Automatic fire alarms
An automatic fire alarm (AFA) helps to keep people and property safe by giving early warning in the event of fire.
Automatic fire alarm systems detect fire, heat or smoke (or a combination of all three) and then produce a warning; some systems transmit these warnings to a receiving centre.
From August 1 2020, Greater Manchester Fire and Rescue Service (GMFRS) will not respond to fire alarm activations in premises where there is no sleeping accommodation between 8am and 7pm unless the caller reasonably believes a fire to have broken out. The fire service will always respond to calls reporting a fire.
If your premises has a monitored fire alarm system you should ensure that the alarm receiving centre holds accurate and up to date information for your premises within Greater Manchester this should include the premises type and whether it contains sleeping accommodation. The information is required at the point of call and without it being available; no attendance will be made to any premises during the day (8am until 7pm).
False alarms in businesses
Sometimes, AFA’s go off when there is no fire and they create a false alarm – most of us have experienced the disruption and inconvenience caused when this happens.
As a business, the nuisance from false alarms includes loss of productivity but also repeated false alarms can affect the way staff and members of the public react causing complacency and reducing the effectiveness of the alarm system.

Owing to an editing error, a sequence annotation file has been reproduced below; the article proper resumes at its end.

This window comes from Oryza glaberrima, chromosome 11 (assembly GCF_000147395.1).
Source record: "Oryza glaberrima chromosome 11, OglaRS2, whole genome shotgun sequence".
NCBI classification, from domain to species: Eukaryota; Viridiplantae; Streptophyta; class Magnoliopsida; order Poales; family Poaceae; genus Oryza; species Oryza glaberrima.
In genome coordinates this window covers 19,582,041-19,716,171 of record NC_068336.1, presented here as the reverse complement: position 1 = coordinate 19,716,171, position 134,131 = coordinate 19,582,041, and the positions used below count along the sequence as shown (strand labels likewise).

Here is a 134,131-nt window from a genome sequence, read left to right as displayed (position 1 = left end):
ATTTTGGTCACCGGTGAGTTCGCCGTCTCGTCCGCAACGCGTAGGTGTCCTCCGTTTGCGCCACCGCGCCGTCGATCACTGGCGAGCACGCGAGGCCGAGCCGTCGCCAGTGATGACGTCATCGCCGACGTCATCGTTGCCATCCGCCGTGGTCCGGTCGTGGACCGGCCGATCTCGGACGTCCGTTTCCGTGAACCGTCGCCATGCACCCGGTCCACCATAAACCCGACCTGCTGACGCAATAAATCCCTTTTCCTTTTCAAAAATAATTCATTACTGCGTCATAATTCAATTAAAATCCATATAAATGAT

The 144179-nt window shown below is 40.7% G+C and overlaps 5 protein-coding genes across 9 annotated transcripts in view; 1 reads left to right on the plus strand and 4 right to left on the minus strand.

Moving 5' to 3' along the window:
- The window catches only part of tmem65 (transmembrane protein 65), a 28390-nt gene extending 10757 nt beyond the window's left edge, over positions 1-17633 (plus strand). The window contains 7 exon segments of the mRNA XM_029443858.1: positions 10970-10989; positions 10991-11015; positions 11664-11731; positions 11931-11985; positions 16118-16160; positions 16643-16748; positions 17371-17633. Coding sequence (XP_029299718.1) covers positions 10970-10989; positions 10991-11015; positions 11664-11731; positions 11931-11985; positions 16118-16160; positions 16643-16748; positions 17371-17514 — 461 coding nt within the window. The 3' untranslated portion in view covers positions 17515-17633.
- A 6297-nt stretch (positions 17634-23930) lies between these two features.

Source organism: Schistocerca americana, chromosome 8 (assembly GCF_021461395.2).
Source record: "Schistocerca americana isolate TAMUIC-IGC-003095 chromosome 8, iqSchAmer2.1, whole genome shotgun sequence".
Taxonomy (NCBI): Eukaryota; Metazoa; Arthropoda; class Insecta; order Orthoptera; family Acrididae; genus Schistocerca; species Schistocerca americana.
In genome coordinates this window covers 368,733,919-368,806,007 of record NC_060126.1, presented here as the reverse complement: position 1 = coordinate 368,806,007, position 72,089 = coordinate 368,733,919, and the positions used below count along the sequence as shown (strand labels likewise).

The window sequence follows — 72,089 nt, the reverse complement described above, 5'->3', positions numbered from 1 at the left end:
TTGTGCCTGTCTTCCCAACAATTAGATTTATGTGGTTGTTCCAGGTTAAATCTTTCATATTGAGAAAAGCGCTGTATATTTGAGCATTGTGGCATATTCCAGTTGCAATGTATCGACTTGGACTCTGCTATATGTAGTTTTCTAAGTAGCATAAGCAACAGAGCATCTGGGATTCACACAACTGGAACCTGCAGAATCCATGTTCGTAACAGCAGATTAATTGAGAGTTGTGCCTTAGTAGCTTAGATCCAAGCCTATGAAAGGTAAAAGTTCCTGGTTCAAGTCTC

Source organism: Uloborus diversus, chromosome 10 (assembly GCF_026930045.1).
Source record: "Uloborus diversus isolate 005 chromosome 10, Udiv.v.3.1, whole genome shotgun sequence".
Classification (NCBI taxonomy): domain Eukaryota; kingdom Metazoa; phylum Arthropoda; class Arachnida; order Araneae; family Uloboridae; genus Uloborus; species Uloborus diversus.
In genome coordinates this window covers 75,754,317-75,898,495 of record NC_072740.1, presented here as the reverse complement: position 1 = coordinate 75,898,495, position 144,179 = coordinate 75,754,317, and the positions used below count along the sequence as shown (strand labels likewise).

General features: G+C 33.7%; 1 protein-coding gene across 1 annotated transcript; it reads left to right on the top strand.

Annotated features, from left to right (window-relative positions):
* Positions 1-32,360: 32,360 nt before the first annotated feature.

Fire service attendance at false alarms also mean that firefighters are not available to attend real emergency calls and are disrupted from carrying out important training, emergency planning and other key activities. Guidance on your legal responsibilities how you can reduce false alarms in your business premises and preventing unnecessary calls to the fire service can be found below.
If your premises is not a private dwelling then you will have responsibilities under the Fire Safety Order in relation to your alarm system, its suitability for your premises and its maintenance as well as the procedures in place for when it goes off. Where we consider that a fire alarm is not working properly to protect people, we may take enforcement action.
In the event of an automatic fire alarm activation there should be someone who is trained and authorised to reset the system. Outside of normal working hours there should be a key holder who can attend the premises within 20 minutes of being notified by the Alarm Receiving Centre (ARC). GMFRS does not reset alarm panels, and will only remain in attendance at closed premises for 20 minutes for monitoring purposes.
The purpose of the fire alarm system in most regulated premises is to provide a suitable means of raising the alarm and give warning in the event of a fire. This links with the duty to establish procedures to follow in an emergency – these are commonly referred to as evacuation procedures.